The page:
blind justice

Both the Croddys and Temple Baptist Church have responded to the civil suit filed against them by Jane Doe, and a new venue might be selected for the case.

Both defendants in the case denied the allegations made by the unnamed female plaintiff in a civil suit filed in September. Doe sought damages for alleged sexual abuse she claimed to have endured at an early age at the hands of Donald Croddy and involves Temple Baptist Church and its pastor, Mike Holloway, in that she claimed to have been put under Croddy’s care by the pastor.

In the initial complaint, Doe claimed to have been sexually assaulted by Croddy while between the ages of 12 and 14 years old while living with him and his wife, Elfriede, in the early ‘90s.

The living situation, according to the suit, was suggested by Holloway in 1992 while Doe attended Temple Baptist Church via its bus ministry. Due to difficulty in attending church events and activities associated with Temple Christian School, which is operated by the church, the living situation allegedly was suggested so she could increase her attendance. Then, while living with the Croddys on weekends from 1992 to 1994, Doe claimed to have been sexually abused by Donald.

The suit partially hinges on whether Holloway knew of Donald’s tendencies, which the suit claims he was made aware of during a confrontation that involved similar allegations made by an individual in both Holloway and Donald’s presence.

However, both the Croddys, the church, and Holloway denied the allegations in their answers to the complaint, with the Croddys most recently filing their answer on Nov. 22.

Temple Baptist Church and Holloway’s initial response cited several affirmative defenses in the civil suit, including a claim that the statute of limitations bars Doe’s claims. The defendants also requested the action be tried by a jury.

The Croddys, in their response, sought dismissal of the case and also cited a statute of limitations in their affirmative defenses.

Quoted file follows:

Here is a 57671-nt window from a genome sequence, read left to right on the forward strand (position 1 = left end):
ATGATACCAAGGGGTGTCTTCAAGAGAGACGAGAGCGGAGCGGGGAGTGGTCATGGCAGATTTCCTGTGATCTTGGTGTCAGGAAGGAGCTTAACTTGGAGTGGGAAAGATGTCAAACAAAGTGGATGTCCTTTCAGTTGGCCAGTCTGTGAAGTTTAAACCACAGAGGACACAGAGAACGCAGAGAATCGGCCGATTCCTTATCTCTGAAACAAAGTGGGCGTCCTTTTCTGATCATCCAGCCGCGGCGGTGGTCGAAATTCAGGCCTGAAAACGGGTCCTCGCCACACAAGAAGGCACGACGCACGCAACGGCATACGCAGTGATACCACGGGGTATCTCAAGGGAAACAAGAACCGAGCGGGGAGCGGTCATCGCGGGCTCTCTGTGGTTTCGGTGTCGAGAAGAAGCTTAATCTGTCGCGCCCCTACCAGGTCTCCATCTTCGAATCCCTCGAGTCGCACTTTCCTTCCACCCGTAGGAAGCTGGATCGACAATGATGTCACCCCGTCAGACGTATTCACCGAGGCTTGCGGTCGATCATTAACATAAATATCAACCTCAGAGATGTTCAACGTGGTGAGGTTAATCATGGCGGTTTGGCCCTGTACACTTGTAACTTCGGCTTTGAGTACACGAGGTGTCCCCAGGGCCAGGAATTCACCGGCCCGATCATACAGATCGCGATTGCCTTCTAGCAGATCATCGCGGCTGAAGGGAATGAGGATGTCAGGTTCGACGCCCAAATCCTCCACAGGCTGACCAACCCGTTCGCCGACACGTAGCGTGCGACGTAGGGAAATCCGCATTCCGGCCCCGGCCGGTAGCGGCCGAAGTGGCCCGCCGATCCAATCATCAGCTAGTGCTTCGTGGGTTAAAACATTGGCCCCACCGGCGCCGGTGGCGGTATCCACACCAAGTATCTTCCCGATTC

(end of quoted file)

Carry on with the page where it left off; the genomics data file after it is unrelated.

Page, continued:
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Additionally, a special judge was appointed to the case after a motion to change the venue of the case was filed in September. As a result, Rich Maughmer of Cass County was appointed; however, a second change of venue was filed on behalf of Doe on Nov. 30. As of press time, the second special judge had not been appointed.

The Kokomo Perspective first broke news about Temple Baptist Church and the Croddys in April after multiple victims, including Donald and Elfriede’s adopted daughter, Dawn Price, came forward claiming to have been sexually assaulted by Donald.

In her accounts, Price also claimed to have had an altercation with her father and fiancé in 1991 prior to her wedding. The argument largely centered around Price’s fiancé getting into an argument with Donald after becoming aware of her claims of molestation at the hands of her father.

As a result of the argument, Donald then allegedly ventured to his church to seek council from Holloway, who Price, at that time, claimed was made aware of her abuse. The ordeal ended with Price’s wedding being canceled, while Donald was allowed to continue attending Temple Baptist Church.

A point of contention between Price and Holloway regarding this meeting was whether Donald admitted to molesting his adopted daughter while in the presence of the pastor. Price has maintained her father admitted his actions during the meeting, while Holloway took the opposite stance.

In previous interviews and social media postings, the church has maintained the defense that Holloway sought council from the Christian Law Association (CLA), wherein he was encouraged to take the precautionary measure of restricting Donald from all activities involving children.

In a Facebook posting in April, Holloway wrote, “Since that decision and up to this present time, I have received no information indicating concern about Don’s behavior.”